OPERA TODAY ARCHIVES »

Performances

W. A. Mozart by Barbara Krafft, Salzburg, 1819
28 Aug 2011

BBC Prom 50

In 2008, the late Richard Hickox, founder and then music director of the City of London Sinfonia, commissioned a work from composer Colin Matthews to celebrate the orchestra’s 40th anniversary, which takes place this year.

Benjamin Britten: Variations on a Theme of Frank Bridge; Colin Matthews: No Man’s Land; W.A. Mozart: Requiem in D minor (compl. Süssmayr)

Emma Bell, soprano; Renata Pokupić, mezzo-soprano; Ian Bostridge, tenor; Roderick Williams, baritone; Henk Neven, baritone. Polyphony. City of London Sinfonia. Stephen Layton conductor. BBC Proms, Royal Albert Hall, London, Sunday 21st August 2011.

Above: W. A. Mozart by Barbara Krafft, Salzburg, 1819

 

No Man’s Land received its premiere in this Promenade concert, which was dedicated to Hickox’s memory and reflected his own particular musical passions and interests.

A setting of ‘Airs and Ditties of No Man’s Land’, a sequence of poems by Christopher Reid, Matthews’ work takes the form of a conversation between the ghostly skeletons of two soldiers whose mangled bodies have been left hanging on the barbed wire which separates the opposing forces of the Somme. Captain Gifford (tenor, Ian Bostridge) and Sergeant Slack (baritone, Roderick Williams) reflect on their experiences of war in a discomforting sequence of reminiscences.

In fact, although there are some exchanges of dialogue between the two men, the overall effect of the sequence is less a ‘conversation’ than a series of individual outbursts juxtaposing painful recollections of the battlefield with ironic wartime songs and ballads of the period. The singers, aided by the musical fabric, worked hard to produce a coherent drama, joining together in the more expansive duet passages with a painful lyrical earnestness. Bostridge, in particular, convincingly conveyed the patrician gravity of the Captain; in his first arioso passage, describing the apocalyptic events of the battle — when the “earth erupted/ In fountains of black clay; Ancient trees somersaulted/ And broke their backs; a landscape/ jumped up and ran away.” — his high tenor soared emotively above the chamber orchestra’s occasional moments of poignant harmonic consonance. The physical casting was fortunate too, with Bostridge a tall, imposing figure of aristocratic assertiveness and Williams a more jovial, down-to-earth chap.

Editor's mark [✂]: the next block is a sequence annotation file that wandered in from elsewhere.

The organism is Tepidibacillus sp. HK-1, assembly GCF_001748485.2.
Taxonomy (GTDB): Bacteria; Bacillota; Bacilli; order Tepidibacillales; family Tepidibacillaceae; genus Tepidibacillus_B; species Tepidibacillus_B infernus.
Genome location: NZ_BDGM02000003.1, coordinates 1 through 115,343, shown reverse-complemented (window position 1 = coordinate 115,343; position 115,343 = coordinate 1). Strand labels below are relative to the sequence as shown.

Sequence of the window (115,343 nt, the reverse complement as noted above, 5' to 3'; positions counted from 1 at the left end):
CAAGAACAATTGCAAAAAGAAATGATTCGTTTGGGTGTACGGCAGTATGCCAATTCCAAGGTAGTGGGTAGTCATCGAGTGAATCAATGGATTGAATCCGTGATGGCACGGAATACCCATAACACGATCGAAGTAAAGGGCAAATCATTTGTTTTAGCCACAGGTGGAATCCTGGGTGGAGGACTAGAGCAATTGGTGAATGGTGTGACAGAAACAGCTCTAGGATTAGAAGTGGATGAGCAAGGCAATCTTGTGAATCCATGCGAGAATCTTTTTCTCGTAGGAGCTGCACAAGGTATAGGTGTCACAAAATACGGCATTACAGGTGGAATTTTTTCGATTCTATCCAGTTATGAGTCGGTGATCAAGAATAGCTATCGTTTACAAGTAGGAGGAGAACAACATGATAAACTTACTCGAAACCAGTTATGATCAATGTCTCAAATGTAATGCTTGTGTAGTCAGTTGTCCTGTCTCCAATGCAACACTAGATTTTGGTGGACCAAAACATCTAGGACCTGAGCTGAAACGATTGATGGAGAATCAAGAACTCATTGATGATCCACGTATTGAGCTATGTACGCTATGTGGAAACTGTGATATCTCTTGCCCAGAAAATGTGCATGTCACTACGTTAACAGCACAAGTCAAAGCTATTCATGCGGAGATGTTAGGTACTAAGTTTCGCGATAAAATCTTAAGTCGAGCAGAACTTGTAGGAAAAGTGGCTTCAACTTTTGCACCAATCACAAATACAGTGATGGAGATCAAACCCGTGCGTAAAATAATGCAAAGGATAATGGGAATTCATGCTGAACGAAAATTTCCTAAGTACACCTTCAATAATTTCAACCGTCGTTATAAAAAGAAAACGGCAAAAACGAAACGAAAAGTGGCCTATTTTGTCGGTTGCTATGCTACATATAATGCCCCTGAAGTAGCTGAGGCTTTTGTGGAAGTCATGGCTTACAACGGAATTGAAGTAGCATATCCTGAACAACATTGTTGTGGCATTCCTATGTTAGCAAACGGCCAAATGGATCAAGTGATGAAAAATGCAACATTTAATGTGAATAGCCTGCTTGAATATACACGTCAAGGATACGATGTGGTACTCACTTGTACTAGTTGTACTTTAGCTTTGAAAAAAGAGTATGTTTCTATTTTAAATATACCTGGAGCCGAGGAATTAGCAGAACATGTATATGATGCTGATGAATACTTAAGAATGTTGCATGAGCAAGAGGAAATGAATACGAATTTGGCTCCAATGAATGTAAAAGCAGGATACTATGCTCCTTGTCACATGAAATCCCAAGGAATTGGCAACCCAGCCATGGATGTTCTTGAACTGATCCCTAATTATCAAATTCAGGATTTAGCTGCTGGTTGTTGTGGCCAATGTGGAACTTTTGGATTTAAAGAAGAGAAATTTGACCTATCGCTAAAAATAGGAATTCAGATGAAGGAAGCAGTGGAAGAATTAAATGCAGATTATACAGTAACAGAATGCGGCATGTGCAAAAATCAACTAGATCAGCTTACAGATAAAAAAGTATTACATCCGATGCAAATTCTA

Adopting a chamber orchestra with percussion, celeste and a ‘an out-of-tune upright piano of the kind which might have made its way to the Western Front’, Matthews has created an atmospheric score which shockingly contrasts the humorous and the haunting, the sloppily sentimental with the bitingly ironic. In a manner reminiscent of Britten’s skilful pastiches, the idioms of the period — and even actual recordings - are adroitly recreated and integrated in Mahlerian fashion, the instrumentation further enhancing the incongruities between text and timbre. Thus, in a grimly cheery ballad, Williams’ relaxed warm baritone was suitably complemented by his nonchalant stance - an indulgent rubato here and there suggesting a gregarious pub performance — before succeeding to unsettling rhythmic busyness evoking the scurrying of rats in the trenches, and ominous drumrolls heralding Gifford’s disquieting declaration:

I’ll tell you something, Sergeant Slack,
I with they’d told me long before:
The tunes that march men off to war
Are not the same as march them back.

The sequence builds to a powerful conclusion: Slack’s waltz-like ditty is interrupted by dissonant rumblings leading to an instrumental interlude which conveys both compassion and despair. This is followed by Gifford’s recollection of a ‘dream’, an episode dramatising the appalling indifference of those in command to the sufferings of their men, which equals Sassoon in its casual bitterness. In the final exchange, Bostridge’s tenor assumed a hollow ring as, emptied of life, the two men confront the painful truth: the men who fall, not from ‘high-spirits’, not in a ‘swoon’, these men, “who go into no man’s land/ [And] won’t be back soon”. A solo violin mordantly underlined the text’s dreadful finality.

With its jarring juxtapositions, its pain and poignancy, and its disconcerting honesties, the overall effect of No Man’s Land is of a sort of War Requiem meets Owen’s ‘Strange Meeting’. Matthews has created a moving, disturbing work of great emotional power, and he was well served by the CLS, whose well-defined playing was adeptly shaped into a dramatic whole by Layton.

The opening work, Britten’s Variations on a Theme of Frank Bridge, was similarly incisive and alert, as Layton gradually increased the rhythmic energy, eliciting a range of colours and sound worlds from his dynamic string players. The performance built from austere beginnings, through the sweet charms of the ‘Romance’, the racing wit of the ‘Aria Italiana’, and the sonorous intensity of the ‘Funeral March’, concluding with a Fugue of spiky vigour.

A pacy performance of Mozart’s Requiem made for an exciting, enlivened second half. Tempi were brisk, and crisp instrumental articulation was matched by the driving impact of Polyphony’s vocal delivery. The individual movements proceeded with scarcely a pause, forming an almost operatic whole. There were consummate performances from all four eminent soloists. Bostridge once again demonstrated his professional poise, and he was joined by baritone Henk Neven, who despite some confident projection found himself a little overwhelmed by an exuberant solo trombone in the Tuba Miram! Renata Pokupić’s mezzo soprano was full of life and colour, while Emma Bell’s bright, well-shaped soprano lines were a particular highlight. It all made for a pleasingly fresh and engaging rendering of this familiar work.

Claire Seymour

Click here to listen to this program.

Send to a friend

Send a link to this article to a friend with an optional message.

Friend's Email Address: (required)

Your Email Address: (required)

Message (optional):